Yet as I skied around this bright and pristine wonderland, my thoughts focused on two dark topics:
Danger and fear.
Despite the cheerful bluebird skies and sweetly absurd Dr. Seuss trees, this mountain resort is alive with danger. A moment's indecision or an instant of bad judgement can land me buried under the snow in a tree well, face-planted into a tree trunk, or sliding swiftly and uncontrollably down an icy cliff. Ouch. Cringe. It's difficult to face those truths, but wild places always bear the risk of harm or injury.
Fear is something entirely different from danger. Fear is an emotional response to a real or imagined danger. As with any emotion, I cannot control my initial experience of fear; if I peer over the top of a steep slope and feel an overpowering desire to retreat, I can't pretend I didn't feel it. But it's how I choose to respond to that onrush of fear that matters to me. I can either give in to it, or put it out of my mind and carry on.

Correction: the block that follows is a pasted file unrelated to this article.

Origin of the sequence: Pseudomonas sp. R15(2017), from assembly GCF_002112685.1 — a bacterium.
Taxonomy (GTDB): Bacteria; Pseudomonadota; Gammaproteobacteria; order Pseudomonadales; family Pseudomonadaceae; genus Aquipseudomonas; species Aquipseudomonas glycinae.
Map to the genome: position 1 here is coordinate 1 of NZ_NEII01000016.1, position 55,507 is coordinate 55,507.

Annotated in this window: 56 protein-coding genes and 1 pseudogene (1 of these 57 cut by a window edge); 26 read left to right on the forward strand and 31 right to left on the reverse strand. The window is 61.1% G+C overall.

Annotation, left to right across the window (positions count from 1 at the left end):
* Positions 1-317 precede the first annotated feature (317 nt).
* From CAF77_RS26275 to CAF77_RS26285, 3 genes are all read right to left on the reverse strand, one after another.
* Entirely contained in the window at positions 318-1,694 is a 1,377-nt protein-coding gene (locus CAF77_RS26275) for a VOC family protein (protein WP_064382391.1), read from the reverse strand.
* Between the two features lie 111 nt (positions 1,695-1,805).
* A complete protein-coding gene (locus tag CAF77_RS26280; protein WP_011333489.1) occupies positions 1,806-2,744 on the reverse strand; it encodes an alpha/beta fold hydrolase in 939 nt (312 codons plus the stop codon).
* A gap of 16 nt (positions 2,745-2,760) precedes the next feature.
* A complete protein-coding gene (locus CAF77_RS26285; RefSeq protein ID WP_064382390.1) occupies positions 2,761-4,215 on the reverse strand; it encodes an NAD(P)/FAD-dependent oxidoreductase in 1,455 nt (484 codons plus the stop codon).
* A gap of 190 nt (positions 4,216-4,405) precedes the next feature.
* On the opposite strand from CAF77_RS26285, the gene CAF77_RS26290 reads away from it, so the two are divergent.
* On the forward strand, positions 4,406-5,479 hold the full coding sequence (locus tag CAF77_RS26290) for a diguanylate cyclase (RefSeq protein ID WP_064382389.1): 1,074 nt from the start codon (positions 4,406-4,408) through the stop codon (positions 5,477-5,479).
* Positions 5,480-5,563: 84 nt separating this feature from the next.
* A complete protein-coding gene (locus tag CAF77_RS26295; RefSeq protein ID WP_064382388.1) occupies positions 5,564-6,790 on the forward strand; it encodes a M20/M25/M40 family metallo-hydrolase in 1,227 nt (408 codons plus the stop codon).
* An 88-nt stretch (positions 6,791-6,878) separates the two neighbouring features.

This is one of the most powerful lessons of the mountain. As a skier, I've learned to push past my fears and to take on those dangers that I think I can handle. With every run that I take, I practice this lesson over and over and over. And as the years go by, I can see how this discipline of working through my fears has rewarded me not only with incredible joys and growth as a skier, but in all areas of my life.
Danger is real. But fear is just an emotion. Don't let it hold you back.
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Wanna read about the twists and turns of my ill-fated 2012-2013 ski season? Check these out: